I’m not a terrific photographer. I’d like to think I am, but generally my photos are poorly framed, horribly lit, and ill-timed. Burst-shot on my Galaxy S 3 was a great feature to have becuase I could snap 20 pictures in a single press and I could count on one of them looking decent.
|Click to view a gallery of photos taken with the Moto X|
The Moto X camera has been suprising in a few ways. For one, there is basically no interface for it. When you start up the camera, it’s just one big viewfinder on your screen. Tap anywhere and it takes a picture. From an ease of use perspective, this is great. For folks used to messing with white balance and f-stops, it could be frustrating.
You can open the camera with a careful double-twist of the phone in your hand–the actual motion takes some practice, but I’ve used this gesture a number of times to quickly launch the camera app. It’s handy, if not a bit quirky.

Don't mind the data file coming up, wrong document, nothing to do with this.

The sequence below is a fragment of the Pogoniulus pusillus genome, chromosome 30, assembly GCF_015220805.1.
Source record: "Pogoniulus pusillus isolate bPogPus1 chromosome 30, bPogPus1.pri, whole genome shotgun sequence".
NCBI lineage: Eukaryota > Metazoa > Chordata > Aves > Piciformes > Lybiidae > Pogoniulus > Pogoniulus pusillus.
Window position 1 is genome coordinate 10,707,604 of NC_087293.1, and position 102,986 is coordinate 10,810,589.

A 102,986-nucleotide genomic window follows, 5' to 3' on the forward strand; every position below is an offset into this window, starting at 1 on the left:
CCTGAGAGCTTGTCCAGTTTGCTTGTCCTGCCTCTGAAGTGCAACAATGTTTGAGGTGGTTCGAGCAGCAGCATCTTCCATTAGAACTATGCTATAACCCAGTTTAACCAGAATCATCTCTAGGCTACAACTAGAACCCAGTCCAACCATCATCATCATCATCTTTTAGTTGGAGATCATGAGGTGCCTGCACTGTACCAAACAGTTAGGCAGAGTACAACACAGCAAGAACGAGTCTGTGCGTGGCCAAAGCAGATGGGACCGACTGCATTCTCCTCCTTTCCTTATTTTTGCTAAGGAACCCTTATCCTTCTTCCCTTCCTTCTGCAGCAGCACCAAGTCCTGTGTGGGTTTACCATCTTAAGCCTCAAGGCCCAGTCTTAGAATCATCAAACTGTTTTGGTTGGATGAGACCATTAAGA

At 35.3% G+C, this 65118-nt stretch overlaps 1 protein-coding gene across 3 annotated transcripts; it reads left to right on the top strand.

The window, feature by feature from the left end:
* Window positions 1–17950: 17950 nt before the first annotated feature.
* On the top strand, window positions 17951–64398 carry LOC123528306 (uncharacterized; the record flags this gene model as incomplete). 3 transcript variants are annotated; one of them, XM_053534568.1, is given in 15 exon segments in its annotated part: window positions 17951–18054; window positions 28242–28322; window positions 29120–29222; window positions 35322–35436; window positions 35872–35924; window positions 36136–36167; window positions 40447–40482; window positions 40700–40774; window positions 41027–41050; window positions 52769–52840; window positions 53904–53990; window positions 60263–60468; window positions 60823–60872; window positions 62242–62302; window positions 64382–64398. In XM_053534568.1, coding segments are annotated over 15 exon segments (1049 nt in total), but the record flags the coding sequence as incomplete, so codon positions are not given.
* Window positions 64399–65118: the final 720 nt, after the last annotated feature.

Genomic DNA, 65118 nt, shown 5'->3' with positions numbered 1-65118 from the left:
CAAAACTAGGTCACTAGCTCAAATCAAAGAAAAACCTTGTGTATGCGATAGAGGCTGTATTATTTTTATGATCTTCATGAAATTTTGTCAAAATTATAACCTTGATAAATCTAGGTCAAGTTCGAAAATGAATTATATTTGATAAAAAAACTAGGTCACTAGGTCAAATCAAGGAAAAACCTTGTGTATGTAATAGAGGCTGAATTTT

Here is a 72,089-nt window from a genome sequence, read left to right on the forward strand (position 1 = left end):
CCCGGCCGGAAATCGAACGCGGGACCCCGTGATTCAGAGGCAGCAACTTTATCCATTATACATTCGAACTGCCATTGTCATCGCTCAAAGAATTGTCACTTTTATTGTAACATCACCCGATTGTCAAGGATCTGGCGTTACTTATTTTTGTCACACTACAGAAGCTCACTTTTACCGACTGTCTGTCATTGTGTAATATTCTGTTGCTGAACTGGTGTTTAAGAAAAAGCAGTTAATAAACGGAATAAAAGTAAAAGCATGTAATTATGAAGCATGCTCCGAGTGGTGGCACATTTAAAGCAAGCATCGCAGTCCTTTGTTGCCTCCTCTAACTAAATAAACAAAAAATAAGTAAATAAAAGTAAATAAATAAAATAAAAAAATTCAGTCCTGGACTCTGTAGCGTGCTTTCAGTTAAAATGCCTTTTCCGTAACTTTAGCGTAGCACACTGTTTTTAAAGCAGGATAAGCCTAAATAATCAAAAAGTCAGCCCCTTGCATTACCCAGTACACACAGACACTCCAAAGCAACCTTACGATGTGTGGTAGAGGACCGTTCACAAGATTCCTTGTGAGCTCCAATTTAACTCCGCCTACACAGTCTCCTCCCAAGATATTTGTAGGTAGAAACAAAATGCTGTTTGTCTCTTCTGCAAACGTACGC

The timing of a picture is a little different on the Moto X. I’m not entirely sure if it’s a display quirk or a camera quirk, but it seems like there is a lag between tapping the screen and the shutter animation playing and the phone actually taking the picture. I don’t have the timing figured out quite yet, but I imagine this could be cleared up relatively quickly.
Depending on who you talk to, the photos that the Moto X put out are either very nice or total junk. I’ve seen and heard many comments about the photos being over-saturated, trend to be red-tinted, or grainy. Motorola did release an update shortly after the phone launched which corrected a number of reported camera issues.
If you take a look at the sample gallery of photos I snapped one afternoon with the Moto X, I think you’ll see some minor blending/contrast issues, but otherwise some very rich pictures including a nice panorama shot, a neat macro-ish shot of a praying mantis we stumbled upon, and some nice detail picked up in close-ups of a rusted out International we found in the creek. Oh and a fun shot of my son laughing too. Overall, a nice set of pictures from a very capable camera.